Artificial snow falls onto journalists Friday during the Ready Steady Tokyo canoe sprint, a test event ahead of the 2020 Olympic Games. (Toshifumi Kitamura/Agence France-Presse)

The countdown is on for the 2020 Summer Olympics: just 315 days until athletes and spectators descend upon Toyko in the middle of the summer.

But, spoiler alert, it gets really hot in Tokyo in the middle of the summer. The average temperature the past 10 years for Tokyo on July 24, the date of the Opening Ceremonies, is 87.4 degrees, and humidity levels in the Japanese capital are known to skyrocket during the summer.

That has organizers worried about heat-related danger for athletes and fans. Close to 60 people died in Japan this summer during a week-long heat wave; 45 of those deaths were the result of heatstroke, officials said. More than 18,000 were brought to hospitals with heat-related conditions, government officials said.

Olympic officials have a number of solutions to keep fans and athletes cool during the Games, including stadiums designed to channel cool air over the stands and track, mist towers, hydration stations and extra shade.

But all that may not be enough. On Friday, Toyko 2020 organizers tested an artificial snow machine at the Sea Forest Waterway, a venue for canoe and kayak events. They packed the stands with journalists and blasted 661 pounds of fake snow onto the crowd.

The machines make snow by crushing ice and mixing it with air, according to the BBC. They can cover nearly 50 feet in windy conditions. All that flying frost should, in theory, make the area where people are seated cooler. That’s important at the Sea Forest Waterway, where half of the 2,000 fans won’t be seated in shade because of budget cuts that led architects to scrap plans for larger overhead coverings.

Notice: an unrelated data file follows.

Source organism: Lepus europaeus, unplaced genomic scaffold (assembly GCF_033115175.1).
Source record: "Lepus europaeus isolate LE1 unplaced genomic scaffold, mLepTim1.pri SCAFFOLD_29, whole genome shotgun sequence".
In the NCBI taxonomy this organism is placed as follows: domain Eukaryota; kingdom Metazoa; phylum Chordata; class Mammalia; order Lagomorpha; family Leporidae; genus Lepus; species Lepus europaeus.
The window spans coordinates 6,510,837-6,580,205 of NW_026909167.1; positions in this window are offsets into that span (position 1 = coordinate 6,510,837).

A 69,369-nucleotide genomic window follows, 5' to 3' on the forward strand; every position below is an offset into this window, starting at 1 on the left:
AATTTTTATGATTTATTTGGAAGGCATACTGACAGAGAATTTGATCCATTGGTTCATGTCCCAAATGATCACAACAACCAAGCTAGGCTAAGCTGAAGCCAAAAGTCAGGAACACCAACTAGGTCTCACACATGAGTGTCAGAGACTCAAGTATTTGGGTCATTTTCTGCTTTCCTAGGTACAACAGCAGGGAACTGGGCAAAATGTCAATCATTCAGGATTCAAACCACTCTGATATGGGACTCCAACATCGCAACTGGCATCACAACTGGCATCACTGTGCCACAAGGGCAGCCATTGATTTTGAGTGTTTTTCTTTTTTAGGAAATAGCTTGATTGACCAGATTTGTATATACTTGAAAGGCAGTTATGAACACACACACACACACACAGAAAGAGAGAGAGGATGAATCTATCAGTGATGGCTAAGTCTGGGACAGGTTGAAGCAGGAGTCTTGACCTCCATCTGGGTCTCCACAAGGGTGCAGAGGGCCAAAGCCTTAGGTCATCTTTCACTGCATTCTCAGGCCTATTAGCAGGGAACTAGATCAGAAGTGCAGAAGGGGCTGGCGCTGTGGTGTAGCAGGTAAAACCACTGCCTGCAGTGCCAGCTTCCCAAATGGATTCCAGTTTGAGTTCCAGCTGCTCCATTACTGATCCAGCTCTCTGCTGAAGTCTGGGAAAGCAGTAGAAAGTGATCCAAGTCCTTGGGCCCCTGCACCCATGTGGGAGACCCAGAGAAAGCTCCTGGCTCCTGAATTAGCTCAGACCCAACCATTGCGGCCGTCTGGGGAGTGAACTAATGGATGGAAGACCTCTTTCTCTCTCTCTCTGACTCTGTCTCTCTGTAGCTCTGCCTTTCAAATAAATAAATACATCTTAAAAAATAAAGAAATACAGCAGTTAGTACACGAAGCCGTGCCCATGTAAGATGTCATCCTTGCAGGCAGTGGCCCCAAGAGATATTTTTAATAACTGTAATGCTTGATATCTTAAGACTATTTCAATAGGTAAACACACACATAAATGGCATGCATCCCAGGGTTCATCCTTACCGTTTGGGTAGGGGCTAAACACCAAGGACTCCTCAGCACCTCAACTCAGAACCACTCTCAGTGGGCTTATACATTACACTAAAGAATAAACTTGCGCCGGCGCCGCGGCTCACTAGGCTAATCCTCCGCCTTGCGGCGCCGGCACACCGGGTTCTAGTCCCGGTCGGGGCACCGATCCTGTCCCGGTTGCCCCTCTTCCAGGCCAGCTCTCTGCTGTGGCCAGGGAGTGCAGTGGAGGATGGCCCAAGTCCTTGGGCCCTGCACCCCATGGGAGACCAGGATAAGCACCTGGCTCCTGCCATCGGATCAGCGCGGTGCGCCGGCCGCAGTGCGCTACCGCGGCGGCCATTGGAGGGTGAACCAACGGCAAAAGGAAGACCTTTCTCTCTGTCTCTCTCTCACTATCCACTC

So did the snow cannon work? Not on this trial run.

The temperature at the venue was 77 degrees Fahrenheit before the snow went flying. Afterward, the temperature was still 77 degrees Fahrenheit.

Takashi Okamura, head of communication for the Tokyo 2020 Organizing Committee, told the BBC the result was “not as expected.”

“The advantage of this machine is having a spray device to help the audience feel refreshed,” he said. “And the amusement factor.”

“Today is just a first trial,” added Tomoaki Matsumoto of the Tokyo 2020 venue services department. “But it is possible for us to use it.”


(Toshifumi Kitamura/Agence France-Presse)

(Tim Kelly/Reuters) (Timothy Kelly/Reuters)

(Toshifumi Kitamura/Agence France-Presse)

Olympic officials have suggested a host of other heat-mitigation strategies. The government is considering asking businesses near Olympic events to open their doors and windows and blast their air conditioning into the street, according to Japanese news site Sora News.

The government also considered implementing a two-hour daylight saving time, the BBC reported, but the proposal was met with harsh opposition from workers fearful it would lengthen business hours.

Already, some events are slated to start at the crack of dawn to avoid the hottest midday hours. The marathon at the 2020 Games, for example will begin at 6 a.m.

“The Tokyo marathon normally gets [a half-million] to 1 million spectators. Even if 0.1 percent of them get ill from heat, that would amount to 500 to 1,000 people,” Makoto Yokohari, a professor of urban engineering at the University of Tokyo, told The Washington Post in 2018 as officials began considering heat-related issues. “Tokyo currently does not have the capability to rescue that many people, though starting at 6 may mean fewer spectators.”

The organizing committee also has marketed umbrella hats because past Olympic events have prohibited fans from bringing their own umbrellas for shade or their own drinks because of security and sponsorship concerns.

Organizers are reportedly considering relaxing those rules for 2020.

Tokyo organizers downplayed the city’s summer climate in their bid to the International Olympic Committee, telling the IOC that it had “many days of mild and sunny weather” and the conditions presented “an ideal climate for athletes to perform at their best.”

Officials are scrambling to make those words ring true. The previous time Tokyo hosted the Summer Olympics, in 1964, competition began in mid-October, but the Games haven’t started that late in the year since 1968. The IOC prefers the July and August time frame to accommodate their broadcast partners and to avoid scheduling conflicts with the likes of the NFL and international soccer.

“The ideal conclusion,” Yokohari said, “is not to do it in Tokyo at that time of the year.”

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